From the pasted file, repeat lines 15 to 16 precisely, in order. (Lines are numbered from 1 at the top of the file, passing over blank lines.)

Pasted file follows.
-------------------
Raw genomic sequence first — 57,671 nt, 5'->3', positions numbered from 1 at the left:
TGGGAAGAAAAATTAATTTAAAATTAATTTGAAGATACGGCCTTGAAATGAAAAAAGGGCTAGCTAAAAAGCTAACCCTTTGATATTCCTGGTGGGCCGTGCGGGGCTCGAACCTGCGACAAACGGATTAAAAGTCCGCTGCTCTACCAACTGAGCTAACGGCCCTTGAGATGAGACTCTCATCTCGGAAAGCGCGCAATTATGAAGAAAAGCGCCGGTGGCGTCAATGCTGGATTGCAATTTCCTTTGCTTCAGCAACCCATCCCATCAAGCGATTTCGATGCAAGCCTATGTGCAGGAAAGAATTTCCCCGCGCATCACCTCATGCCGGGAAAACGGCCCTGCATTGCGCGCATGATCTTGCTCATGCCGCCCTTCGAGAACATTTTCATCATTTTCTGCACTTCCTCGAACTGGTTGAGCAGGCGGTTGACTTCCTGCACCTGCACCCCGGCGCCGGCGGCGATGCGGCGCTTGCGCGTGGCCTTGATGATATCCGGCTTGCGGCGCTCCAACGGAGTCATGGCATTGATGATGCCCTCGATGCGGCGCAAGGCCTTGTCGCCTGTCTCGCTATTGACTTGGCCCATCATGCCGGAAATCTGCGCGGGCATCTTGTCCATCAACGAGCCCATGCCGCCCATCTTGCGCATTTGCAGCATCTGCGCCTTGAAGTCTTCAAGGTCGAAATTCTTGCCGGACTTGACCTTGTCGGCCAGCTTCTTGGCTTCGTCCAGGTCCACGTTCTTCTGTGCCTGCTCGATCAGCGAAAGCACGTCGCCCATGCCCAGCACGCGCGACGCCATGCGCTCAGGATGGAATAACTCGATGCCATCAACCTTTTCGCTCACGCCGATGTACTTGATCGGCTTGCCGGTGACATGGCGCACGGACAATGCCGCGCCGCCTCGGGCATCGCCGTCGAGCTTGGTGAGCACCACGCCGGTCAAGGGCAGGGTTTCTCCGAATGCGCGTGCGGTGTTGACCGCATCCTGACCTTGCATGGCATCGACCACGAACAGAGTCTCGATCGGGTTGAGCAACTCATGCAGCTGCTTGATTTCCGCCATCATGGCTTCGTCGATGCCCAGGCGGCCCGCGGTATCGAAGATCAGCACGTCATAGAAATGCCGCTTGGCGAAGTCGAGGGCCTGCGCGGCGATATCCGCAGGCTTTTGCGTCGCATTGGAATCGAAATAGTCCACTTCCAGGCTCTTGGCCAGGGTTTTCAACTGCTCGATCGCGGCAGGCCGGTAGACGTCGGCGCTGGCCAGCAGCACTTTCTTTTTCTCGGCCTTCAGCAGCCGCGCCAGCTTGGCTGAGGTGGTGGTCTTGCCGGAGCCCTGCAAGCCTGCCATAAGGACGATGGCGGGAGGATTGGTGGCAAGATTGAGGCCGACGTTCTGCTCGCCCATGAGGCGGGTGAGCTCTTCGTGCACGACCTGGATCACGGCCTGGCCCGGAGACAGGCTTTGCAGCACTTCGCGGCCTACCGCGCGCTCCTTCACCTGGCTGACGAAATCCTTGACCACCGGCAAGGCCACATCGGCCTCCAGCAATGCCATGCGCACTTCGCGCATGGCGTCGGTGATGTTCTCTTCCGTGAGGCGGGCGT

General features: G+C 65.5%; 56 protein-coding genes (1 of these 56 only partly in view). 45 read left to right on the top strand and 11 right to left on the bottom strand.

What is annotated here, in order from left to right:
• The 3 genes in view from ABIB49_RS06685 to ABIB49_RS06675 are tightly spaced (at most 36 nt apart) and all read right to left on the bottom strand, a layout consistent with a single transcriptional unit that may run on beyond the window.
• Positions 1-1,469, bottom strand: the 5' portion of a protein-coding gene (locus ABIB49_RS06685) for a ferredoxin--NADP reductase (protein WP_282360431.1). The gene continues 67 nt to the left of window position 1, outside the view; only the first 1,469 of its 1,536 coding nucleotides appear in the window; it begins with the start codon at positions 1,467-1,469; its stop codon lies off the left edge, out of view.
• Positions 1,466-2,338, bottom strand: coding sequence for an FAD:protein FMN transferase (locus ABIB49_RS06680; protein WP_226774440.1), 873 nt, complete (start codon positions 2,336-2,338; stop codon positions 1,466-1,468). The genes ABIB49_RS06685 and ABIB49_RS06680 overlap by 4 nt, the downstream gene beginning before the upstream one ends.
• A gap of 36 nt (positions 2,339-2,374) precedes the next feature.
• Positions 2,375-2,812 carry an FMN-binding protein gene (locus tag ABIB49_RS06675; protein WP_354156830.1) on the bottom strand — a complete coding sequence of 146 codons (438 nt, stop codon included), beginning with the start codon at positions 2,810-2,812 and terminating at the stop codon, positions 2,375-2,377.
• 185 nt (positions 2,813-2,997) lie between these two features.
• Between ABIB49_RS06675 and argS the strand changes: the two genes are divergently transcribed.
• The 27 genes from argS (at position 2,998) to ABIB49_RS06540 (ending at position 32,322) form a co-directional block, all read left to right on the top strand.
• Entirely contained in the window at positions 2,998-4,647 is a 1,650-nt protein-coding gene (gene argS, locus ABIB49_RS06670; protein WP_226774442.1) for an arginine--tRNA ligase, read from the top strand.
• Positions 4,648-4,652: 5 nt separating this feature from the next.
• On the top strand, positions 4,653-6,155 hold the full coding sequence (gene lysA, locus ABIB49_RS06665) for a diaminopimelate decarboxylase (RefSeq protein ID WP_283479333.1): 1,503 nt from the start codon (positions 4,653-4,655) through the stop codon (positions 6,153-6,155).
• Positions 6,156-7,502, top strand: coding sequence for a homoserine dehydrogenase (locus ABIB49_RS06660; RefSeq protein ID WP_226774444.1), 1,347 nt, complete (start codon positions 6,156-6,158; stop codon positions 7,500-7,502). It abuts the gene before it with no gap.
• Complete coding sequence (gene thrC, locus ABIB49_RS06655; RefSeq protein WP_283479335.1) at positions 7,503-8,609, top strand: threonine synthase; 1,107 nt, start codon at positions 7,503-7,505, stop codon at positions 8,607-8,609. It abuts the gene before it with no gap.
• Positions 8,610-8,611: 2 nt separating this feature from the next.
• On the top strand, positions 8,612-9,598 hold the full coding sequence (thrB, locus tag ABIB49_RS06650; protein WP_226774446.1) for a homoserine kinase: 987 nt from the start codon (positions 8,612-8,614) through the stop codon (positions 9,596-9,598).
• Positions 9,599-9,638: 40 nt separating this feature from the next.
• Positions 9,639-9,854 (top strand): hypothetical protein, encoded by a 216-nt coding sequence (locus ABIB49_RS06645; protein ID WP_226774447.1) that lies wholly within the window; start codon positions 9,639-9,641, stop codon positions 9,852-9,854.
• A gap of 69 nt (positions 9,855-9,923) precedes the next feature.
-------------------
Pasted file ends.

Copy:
• On the top strand, positions 4,653-6,155 hold the full coding sequence (gene lysA, locus ABIB49_RS06665) for a diaminopimelate decarboxylase (RefSeq protein ID WP_283479333.1): 1,503 nt from the start codon (positions 4,653-4,655) through the stop codon (positions 6,153-6,155).
• Positions 6,156-7,502, top strand: coding sequence for a homoserine dehydrogenase (locus ABIB49_RS06660; RefSeq protein ID WP_226774444.1), 1,347 nt, complete (start codon positions 6,156-6,158; stop codon positions 7,500-7,502). It abuts the gene before it with no gap.